This grant proposal is targeted at furthering the training and research skills of the applicant in the field of alcohol research, specifically Fetal Alcohol Spectrum Disorders (FASDs). The training portion of this proposal will coincide with the majority of the research plan in that the applicant will be learning many of the techniques for the first time, as well as fostering her abilities to effectively communicate her research and findings to her colleagues. The research plan is rooted in the medical knowledge that moderate ethanol exposure prenatally has been reported to cause behavioral and cognitive deficits in childhood that persist into adulthood. Similar to the behavioral deficits seen in children with a FASD diagnosis, children prenatally exposed to maternal stress have been shown to suffer from learning challenges. The molecular, cellular, and biochemical processes which underlie these disturbances is not well understood. The applicant has developed and characterized a model of combined moderate voluntary prenatal ethanol exposure with a prenatal predator scent exposure as Aim 1 of her dissertation research project. The offspring generated in this model will be used in assessments of the combinatorial effects of dual prenatal insults on learning, as well as measures of activity-dependent changes associated with synaptic plasticity in the dentate gyrus, which comprise Aims 2 and 3 of the project. It is hypothesized that maternal stress during pregnancy will potentiate the learning deficits and diminished activity- dependent changes in synaptic plasticity in the dentate gyrus as seen in moderate prenatal alcohol exposure. In order to assess cognitive abilities and alterations in markers of synaptic plasticity in the dual exposed offspring, two specific aims have been developed in addition to the first specific aim of establishing the model system.
Aim 2, targeted at assessing cognitive deficits in the exposure groups, will use a recently developed, novel Two Trial Trace Conditioning task to assess freezing behavior as a measure of hippocampal sensitive learning. It is expected that the dual prenatal exposure will result in larger cognitive deficits than either the prenatal alcohol or the prenatal stress alone.
Aim 3 is targeted at evaluating changes in markers of synaptic plasticity. The applicant will learn fluorescence in situ hybridization techniques to detect changes in ARC mRNA expression in the dentate gyrus, as well as learn radioligand binding techniques used to detect changes in AMPA receptor expression in the dentate gyrus following learning activation. We expect that the levels of evoked ARC mRNA and AMPA receptor expression will be more reduced in animals exposed to both prenatal alcohol and prenatal stress than animals exposed to either prenatal alcohol or prenatal stress alone. The culmination of this project will result in a novel characterization and an enhanced understanding of the behavioral and biochemical alterations observed in prenatal ethanol and prenatal stress exposed rodents.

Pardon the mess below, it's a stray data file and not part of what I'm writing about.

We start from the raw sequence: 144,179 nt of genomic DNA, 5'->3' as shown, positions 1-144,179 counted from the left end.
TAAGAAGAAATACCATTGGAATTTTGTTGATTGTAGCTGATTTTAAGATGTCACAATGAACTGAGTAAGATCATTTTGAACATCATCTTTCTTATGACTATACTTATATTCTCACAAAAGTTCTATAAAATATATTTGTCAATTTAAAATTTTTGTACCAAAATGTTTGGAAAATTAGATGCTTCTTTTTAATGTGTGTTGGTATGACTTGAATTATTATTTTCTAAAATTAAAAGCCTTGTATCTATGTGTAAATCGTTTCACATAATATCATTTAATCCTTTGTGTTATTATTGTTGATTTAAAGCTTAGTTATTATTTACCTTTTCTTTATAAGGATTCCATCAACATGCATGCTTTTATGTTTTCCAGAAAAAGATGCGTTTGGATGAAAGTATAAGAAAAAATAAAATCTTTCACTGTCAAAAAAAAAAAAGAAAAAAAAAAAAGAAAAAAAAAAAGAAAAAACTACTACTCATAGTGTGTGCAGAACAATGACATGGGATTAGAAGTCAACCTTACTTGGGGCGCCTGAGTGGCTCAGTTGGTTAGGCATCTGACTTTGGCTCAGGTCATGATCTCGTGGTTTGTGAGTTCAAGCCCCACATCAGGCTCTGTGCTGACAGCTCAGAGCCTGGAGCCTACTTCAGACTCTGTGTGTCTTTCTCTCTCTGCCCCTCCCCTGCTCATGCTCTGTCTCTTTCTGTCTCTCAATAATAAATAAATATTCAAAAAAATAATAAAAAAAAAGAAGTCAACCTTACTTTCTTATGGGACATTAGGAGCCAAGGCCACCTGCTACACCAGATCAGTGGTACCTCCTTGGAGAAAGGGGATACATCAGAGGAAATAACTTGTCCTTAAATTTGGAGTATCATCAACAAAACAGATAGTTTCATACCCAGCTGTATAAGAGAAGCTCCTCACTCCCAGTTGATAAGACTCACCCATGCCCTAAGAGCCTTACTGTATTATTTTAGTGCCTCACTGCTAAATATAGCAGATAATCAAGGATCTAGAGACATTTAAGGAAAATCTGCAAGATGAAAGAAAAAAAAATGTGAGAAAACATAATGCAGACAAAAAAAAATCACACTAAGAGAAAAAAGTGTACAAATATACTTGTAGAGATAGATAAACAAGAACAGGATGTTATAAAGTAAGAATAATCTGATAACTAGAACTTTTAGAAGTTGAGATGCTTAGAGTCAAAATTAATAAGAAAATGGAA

Public Health Relevance

Moderate consumption of alcohol during pregnancy and prenatal stress have both been associated with various forms of learning and behavioral deficits in children but the neurobiological basis for these deficits is poorly understood. Research into both prenatal insults has uncovered overlapping effects which indicate that the two insults in combination may interact to impart a more highly deficient outcome than either insult alone. We have developed a research model to evaluate the combined effects of moderate prenatal alcohol consumption and prenatal stress, and studies using this model will characterize the cognitive and biochemical differences in this model system in hopes of better understanding the underlying mechanism of neurological challenge.

National Institute of Health (NIH)
National Institute on Alcohol Abuse and Alcoholism (NIAAA)
Predoctoral Individual National Research Service Award (F31)
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Health Services Research Review Subcommittee (AA)
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Grandison, Lindsey
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University of New Mexico Health Sciences Center
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